Back to Friday. We planned a quick, very brief stop in Kerikeri to drop off a couple of books to Roy’s cousin Stuart, books that were given to us when we were researching family connections in Mendrisio Switzerland. And it was a very quick stop, sorry Stuart, but we hope you enjoy browsing the books, until we meet up again soon.

As we passed along the coastline through Coopers Beach, we could see that the seas were flat calm and Doubtless Bay was a picture. You will have to take my word for it as I was too busy driving to take any pictures.

We arrived in Kaitaia just in time. We were here for the funeral of Beryl Lunjevich, my late sister-in-law Ann’s mother. She passed away on Wednesday 13 June reaching the ripe old age of 97 years, 9 months and 3 days!! She lived a long, fruitful and eventful life. Although a sad occasion, it was lovely to catch up with everyone in the extended family.

RIP Beryl.

Uretiti

June 13, 2018

It’s lovely being back on the road, albeit for a brief time and even better being back at Uretiti. Parked up in our favourite spot where there is no one else in sight we can hear the sea just over the sand dunes, and it’s warmer than we have been for a while with overnight temperatures dropping to 15C! A bit better than the frosts and cool weather we had been experiencing at Ardmore. And it’s so nice to be parked on grass again, I’m sure it’s probably psychological but I think it’s warmer than being parked on gravel.

parked up

Hidden behind a few bushes

And just across the road is the beach access, with a Kingfisher/Kotare sitting atop the wind indicator.

Since our last visit, the sand has built up and covered the fence line toward the beach.

with the beach end of the fence disappearing under the sand dunes.

It’s a beautiful day with hardly a soul in sight, and although the wind direction would be perfect for kite fishing neither a Roy nor I feel up to any strenuous exercise right at this moment. Never mind, there will be another time soon I’m sure.

And a panoramic shot of the beach

For him and for her

June 12, 2018

No, we are not really sexist in our views or in what we do. Roy cooks and cleans as I much I as do repairs and maintenance. However, Roy’s PC had decided it didn’t want to work properly for him, especially some parts of the keyboard which proved very interesting when he was trying to get some work done. After a few days of muttering, mumbling and frustration levels ever increasing, he went off to buy a new laptop. I could go into details of what he got, but in fact I have no idea…it’s black, it’s a laptop, there are no longer any mutterings emanating from the desk and it works, isn’t that all that matters??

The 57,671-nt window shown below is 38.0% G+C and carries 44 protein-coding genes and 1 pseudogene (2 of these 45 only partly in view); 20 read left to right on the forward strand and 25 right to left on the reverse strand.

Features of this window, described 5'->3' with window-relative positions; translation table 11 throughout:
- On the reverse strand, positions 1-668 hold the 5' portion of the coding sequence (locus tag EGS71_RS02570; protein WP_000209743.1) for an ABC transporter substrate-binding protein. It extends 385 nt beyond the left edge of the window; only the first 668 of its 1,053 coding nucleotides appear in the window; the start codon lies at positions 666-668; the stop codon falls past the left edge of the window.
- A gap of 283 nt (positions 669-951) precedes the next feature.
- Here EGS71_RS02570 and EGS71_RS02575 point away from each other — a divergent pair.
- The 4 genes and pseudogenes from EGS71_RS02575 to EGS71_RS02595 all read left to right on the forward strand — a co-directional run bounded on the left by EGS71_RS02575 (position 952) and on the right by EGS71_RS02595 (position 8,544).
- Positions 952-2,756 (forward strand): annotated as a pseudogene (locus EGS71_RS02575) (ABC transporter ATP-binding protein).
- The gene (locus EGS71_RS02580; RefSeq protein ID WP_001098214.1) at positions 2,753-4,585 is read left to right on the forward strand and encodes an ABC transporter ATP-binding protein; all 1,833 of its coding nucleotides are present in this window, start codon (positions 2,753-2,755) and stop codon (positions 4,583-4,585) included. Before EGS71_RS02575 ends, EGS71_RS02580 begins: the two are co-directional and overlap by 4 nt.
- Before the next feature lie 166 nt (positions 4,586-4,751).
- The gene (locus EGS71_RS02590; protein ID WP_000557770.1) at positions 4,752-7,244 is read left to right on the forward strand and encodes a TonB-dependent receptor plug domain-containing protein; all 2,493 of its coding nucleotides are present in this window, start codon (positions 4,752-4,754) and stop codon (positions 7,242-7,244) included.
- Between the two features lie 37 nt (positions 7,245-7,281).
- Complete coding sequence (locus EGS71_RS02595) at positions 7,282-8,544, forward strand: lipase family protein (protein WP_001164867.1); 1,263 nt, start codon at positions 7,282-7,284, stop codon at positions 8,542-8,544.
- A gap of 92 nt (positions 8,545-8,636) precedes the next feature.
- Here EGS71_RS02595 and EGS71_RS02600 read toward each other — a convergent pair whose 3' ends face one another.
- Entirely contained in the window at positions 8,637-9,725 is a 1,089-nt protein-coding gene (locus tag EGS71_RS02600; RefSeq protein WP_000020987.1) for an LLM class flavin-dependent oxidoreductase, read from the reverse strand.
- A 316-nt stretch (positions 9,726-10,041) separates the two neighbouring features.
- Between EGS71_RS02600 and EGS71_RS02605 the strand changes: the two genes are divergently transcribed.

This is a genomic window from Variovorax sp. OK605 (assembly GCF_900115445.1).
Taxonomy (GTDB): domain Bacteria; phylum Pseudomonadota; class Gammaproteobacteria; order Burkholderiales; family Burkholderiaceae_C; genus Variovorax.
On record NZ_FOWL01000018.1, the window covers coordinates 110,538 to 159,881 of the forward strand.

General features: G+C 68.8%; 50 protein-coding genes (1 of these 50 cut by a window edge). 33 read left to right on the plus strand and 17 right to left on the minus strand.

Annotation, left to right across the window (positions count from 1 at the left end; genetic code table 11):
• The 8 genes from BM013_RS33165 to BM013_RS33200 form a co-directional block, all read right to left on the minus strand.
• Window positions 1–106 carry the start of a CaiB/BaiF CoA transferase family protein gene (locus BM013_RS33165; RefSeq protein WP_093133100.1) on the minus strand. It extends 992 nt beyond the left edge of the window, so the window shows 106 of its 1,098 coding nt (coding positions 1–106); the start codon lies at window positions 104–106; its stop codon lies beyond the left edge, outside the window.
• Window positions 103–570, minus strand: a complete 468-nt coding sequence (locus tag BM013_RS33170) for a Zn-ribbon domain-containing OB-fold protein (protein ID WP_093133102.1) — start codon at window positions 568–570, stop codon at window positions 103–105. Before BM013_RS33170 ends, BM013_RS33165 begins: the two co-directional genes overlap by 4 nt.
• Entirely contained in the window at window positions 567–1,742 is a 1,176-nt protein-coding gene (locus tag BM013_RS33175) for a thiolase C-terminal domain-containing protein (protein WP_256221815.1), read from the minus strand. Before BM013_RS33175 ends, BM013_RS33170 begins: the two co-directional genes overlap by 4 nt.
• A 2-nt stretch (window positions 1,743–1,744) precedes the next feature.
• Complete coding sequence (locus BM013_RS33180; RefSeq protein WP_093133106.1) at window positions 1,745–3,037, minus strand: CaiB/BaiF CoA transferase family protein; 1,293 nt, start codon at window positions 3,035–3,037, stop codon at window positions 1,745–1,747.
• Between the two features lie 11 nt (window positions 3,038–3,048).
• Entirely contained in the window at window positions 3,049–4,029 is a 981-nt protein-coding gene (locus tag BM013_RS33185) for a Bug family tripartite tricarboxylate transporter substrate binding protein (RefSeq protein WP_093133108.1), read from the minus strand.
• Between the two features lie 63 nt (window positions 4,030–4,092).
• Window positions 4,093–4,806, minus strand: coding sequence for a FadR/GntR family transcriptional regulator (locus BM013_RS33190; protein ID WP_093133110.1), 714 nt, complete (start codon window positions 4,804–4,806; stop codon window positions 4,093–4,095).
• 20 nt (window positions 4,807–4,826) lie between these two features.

It looks something like this

Apparently it does what he wants it to do and very quickly as well so he is a happy chappy.

Not to be left out, I finally found something I have been looking for for a while now. No, not nirvana or the winning lotto numbers, although I wouldn’t say no to the latter, but a pipe thingy for my handheld vacuum. Yes, I was silly when I bought my handheld Dyson a few years ago, I should have bought the stick version. But after borrowing the pipe from Brian & Marj a couple of years ago to try, I knew one would fit and it would work ok if I could just lay my hands on one, or more precisely do some serious looking for one. Last week I decided I needed to get my a into g and so I did a quick search and lo and behold Mr Google came to my rescue. Ordered one day, delivered the next, brilliant!

My handheld before –